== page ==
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Colbert, Marquis de Toussaint

By August 16, 2011August 30th, 2022Devotional

August 15th is the second in a string of three days in a row that our family celebrated birthdays or anniversaries. Yesterday, I wrote about 2 family anniversaries, while today and tomorrow are birthday remembrances.

Today is a very important day. It is the anniversary of the birthday of our first dog when I was a child; Colbert, Marquis de Toussaint would have been 47 years old today. He was born in 1964, when I was 11 years old, and my Dad nicknamed him Colby. You may wonder how this came to pass, but it was quite simple. My brother Doug and I had been hounding Dad and Mom for months about wanting a dog. I was allergic to dogs that shed, so we were limited to several breeds; French Poodles among them. Dad finally relented, but made it quite clear that Doug and I would have to be invested in getting the dog – and he meant it literally. We each had to contribute based on our relative ability to earn money.

We checked into various kennels, and finally settled on a place named LouBelle’s in the southern suburbs of Chicago. Miniature Poodles were $150 and so Dad said I had to come up with $40, Doug had to contribute $10 and Dad would pick up the $100 balance. Of course, I thought this was grossly unfair, but Doug was loving it. I had more lawn jobs than he did, and we fought over why I got hammered for more money than he did. Finally, recognizing that I was not going to win this argument with Dad, I said that I could go along with it as long as everybody understood that Dad owned the dog’s body, I owned his head, and Doug could own that area around his tail, if you know what I mean…..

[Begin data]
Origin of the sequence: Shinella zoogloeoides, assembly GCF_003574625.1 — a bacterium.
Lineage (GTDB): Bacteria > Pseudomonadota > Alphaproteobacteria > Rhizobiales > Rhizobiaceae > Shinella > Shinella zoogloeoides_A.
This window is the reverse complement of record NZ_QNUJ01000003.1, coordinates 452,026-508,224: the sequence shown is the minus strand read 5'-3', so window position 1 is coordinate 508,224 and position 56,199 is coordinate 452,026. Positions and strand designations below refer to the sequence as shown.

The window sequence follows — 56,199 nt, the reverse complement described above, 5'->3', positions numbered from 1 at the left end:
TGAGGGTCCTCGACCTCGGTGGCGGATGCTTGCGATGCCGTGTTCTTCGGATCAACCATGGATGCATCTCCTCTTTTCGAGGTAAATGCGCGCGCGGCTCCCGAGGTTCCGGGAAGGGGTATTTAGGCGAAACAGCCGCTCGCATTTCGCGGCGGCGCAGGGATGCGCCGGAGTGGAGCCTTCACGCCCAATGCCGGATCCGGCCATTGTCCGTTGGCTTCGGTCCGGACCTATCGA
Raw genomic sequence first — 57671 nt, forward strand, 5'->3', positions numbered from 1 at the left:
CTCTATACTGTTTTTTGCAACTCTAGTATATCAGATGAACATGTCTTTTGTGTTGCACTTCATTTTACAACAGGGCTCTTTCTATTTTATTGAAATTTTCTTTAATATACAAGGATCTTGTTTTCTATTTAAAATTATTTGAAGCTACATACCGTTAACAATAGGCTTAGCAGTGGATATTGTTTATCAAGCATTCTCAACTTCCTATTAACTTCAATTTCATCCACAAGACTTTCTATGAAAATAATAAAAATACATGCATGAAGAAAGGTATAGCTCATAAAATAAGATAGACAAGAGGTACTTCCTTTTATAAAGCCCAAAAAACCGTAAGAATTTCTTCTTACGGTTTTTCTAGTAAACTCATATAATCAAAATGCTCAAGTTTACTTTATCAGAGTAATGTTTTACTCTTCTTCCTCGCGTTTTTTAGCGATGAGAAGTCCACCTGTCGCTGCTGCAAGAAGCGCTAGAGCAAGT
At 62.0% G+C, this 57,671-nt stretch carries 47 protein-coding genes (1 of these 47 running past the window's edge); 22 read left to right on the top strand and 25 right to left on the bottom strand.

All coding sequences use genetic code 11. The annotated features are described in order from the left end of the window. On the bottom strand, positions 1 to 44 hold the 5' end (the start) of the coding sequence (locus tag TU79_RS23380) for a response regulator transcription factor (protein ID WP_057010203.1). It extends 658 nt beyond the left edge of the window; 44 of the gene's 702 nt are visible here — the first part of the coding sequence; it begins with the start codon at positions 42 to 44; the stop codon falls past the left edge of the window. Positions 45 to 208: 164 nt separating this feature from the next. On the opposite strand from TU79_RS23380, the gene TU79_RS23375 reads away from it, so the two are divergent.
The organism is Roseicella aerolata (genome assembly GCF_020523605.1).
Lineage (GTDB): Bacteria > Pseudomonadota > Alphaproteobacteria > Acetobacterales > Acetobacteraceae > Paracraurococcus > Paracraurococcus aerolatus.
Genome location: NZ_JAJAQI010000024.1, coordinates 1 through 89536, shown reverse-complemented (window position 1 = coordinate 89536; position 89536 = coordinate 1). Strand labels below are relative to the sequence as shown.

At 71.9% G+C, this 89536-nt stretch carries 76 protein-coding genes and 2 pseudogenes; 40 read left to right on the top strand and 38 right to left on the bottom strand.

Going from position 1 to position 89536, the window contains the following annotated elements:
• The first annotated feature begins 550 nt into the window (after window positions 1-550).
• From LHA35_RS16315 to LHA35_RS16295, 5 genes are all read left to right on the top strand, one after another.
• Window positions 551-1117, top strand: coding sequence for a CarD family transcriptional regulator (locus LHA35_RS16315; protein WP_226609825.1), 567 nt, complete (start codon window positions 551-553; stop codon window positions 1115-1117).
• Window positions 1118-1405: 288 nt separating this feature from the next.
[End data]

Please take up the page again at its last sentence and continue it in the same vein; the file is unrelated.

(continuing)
Doug hated me for that, but every time somebody saw Colby, I would go through the ownership distribution of the dog. I know it sounds so dumb now, but when we were younger, Doug and I really didn’t see eye to eye too much. Thankfully, that has changed as we have matured and now we are really quite close. From time to time, we still have a little brotherly competition, but we really care deeply for each other.